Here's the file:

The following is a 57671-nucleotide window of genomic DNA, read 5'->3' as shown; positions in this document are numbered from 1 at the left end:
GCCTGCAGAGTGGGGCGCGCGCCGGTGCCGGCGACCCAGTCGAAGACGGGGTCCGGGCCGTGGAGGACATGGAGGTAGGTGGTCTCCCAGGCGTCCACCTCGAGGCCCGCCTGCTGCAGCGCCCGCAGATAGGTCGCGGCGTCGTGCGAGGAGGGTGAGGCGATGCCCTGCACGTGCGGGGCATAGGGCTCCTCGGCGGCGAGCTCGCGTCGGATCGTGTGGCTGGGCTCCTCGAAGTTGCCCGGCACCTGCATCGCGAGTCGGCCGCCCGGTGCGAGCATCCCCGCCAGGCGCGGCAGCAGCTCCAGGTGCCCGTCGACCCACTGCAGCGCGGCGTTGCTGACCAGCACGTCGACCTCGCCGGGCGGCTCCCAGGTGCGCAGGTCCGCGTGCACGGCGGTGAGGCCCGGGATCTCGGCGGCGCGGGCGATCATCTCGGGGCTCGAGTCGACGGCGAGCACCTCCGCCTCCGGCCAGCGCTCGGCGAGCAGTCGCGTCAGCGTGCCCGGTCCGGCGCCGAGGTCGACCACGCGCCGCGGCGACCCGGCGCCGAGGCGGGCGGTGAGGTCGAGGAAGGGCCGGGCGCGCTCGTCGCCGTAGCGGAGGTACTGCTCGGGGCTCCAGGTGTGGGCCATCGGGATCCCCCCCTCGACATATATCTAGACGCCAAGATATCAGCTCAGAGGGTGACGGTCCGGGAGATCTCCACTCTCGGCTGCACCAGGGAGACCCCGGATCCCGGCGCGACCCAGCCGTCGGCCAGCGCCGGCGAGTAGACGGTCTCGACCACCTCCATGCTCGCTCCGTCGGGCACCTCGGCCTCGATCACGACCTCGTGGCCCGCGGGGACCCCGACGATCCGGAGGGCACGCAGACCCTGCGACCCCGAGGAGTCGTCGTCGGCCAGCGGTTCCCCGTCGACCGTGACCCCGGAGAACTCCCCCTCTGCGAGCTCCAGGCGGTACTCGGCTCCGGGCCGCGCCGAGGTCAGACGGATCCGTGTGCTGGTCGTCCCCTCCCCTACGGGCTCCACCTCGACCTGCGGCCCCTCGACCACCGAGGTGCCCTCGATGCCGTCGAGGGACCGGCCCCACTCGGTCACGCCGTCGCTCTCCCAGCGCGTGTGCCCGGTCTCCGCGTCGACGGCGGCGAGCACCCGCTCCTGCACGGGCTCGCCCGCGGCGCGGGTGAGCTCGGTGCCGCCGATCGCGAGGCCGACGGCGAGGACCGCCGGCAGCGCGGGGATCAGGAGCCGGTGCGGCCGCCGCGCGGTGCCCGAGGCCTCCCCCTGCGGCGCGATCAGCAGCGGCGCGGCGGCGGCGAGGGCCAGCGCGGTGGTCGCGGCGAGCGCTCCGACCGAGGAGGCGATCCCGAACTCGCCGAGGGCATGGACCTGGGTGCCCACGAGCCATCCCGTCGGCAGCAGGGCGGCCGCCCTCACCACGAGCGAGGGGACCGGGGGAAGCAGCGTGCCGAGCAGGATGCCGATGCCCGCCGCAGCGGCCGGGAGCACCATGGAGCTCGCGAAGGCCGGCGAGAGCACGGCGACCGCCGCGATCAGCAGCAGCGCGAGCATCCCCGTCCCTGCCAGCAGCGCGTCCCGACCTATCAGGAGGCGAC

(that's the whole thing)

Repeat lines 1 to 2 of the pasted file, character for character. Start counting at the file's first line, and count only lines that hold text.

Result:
The following is a 57671-nucleotide window of genomic DNA, read 5'->3' as shown; positions in this document are numbered from 1 at the left end:
GCCTGCAGAGTGGGGCGCGCGCCGGTGCCGGCGACCCAGTCGAAGACGGGGTCCGGGCCGTGGAGGACATGGAGGTAGGTGGTCTCCCAGGCGTCCACCTCGAGGCCCGCCTGCTGCAGCGCCCGCAGATAGGTCGCGGCGTCGTGCGAGGAGGGTGAGGCGATGCCCTGCACGTGCGGGGCATAGGGCTCCTCGGCGGCGAGCTCGCGTCGGATCGTGTGGCTGGGCTCCTCGAAGTTGCCCGGCACCTGCATCGCGAGTCGGCCGCCCGGTGCGAGCATCCCCGCCAGGCGCGGCAGCAGCTCCAGGTGCCCGTCGACCCACTGCAGCGCGGCGTTGCTGACCAGCACGTCGACCTCGCCGGGCGGCTCCCAGGTGCGCAGGTCCGCGTGCACGGCGGTGAGGCCCGGGATCTCGGCGGCGCGGGCGATCATCTCGGGGCTCGAGTCGACGGCGAGCACCTCCGCCTCCGGCCAGCGCTCGGCGAGCAGTCGCGTCAGCGTGCCCGGTCCGGCGCCGAGGTCGACCACGCGCCGCGGCGACCCGGCGCCGAGGCGGGCGGTGAGGTCGAGGAAGGGCCGGGCGCGCTCGTCGCCGTAGCGGAGGTACTGCTCGGGGCTCCAGGTGTGGGCCATCGGGATCCCCCCCTCGACATATATCTAGACGCCAAGATATCAGCTCAGAGGGTGACGGTCCGGGAGATCTCCACTCTCGGCTGCACCAGGGAGACCCCGGATCCCGGCGCGACCCAGCCGTCGGCCAGCGCCGGCGAGTAGACGGTCTCGACCACCTCCATGCTCGCTCCGTCGGGCACCTCGGCCTCGATCACGACCTCGTGGCCCGCGGGGACCCCGACGATCCGGAGGGCACGCAGACCCTGCGACCCCGAGGAGTCGTCGTCGGCCAGCGGTTCCCCGTCGACCGTGACCCCGGAGAACTCCCCCTCTGCGAGCTCCAGGCGGTACTCGGCTCCGGGCCGCGCCGAGGTCAGACGGATCCGTGTGCTGGTCGTCCCCTCCCCTACGGGCTCCACCTCGACCTGCGGCCCCTCGACCACCGAGGTGCCCTCGATGCCGTCGAGGGACCGGCCCCACTCGGTCACGCCGTCGCTCTCCCAGCGCGTGTGCCCGGTCTCCGCGTCGACGGCGGCGAGCACCCGCTCCTGCACGGGCTCGCCCGCGGCGCGGGTGAGCTCGGTGCCGCCGATCGCGAGGCCGACGGCGAGGACCGCCGGCAGCGCGGGGATCAGGAGCCGGTGCGGCCGCCGCGCGGTGCCCGAGGCCTCCCCCTGCGGCGCGATCAGCAGCGGCGCGGCGGCGGCGAGGGCCAGCGCGGTGGTCGCGGCGAGCGCTCCGACCGAGGAGGCGATCCCGAACTCGCCGAGGGCATGGACCTGGGTGCCCACGAGCCATCCCGTCGGCAGCAGGGCGGCCGCCCTCACCACGAGCGAGGGGACCGGGGGAAGCAGCGTGCCGAGCAGGATGCCGATGCCCGCCGCAGCGGCCGGGAGCACCATGGAGCTCGCGAAGGCCGGCGAGAGCACGGCGACCGCCGCGATCAGCAGCAGCGCGAGCATCCCCGTCCCTGCCAGCAGCGCGTCCCGACCTATCAGGAGGCGAC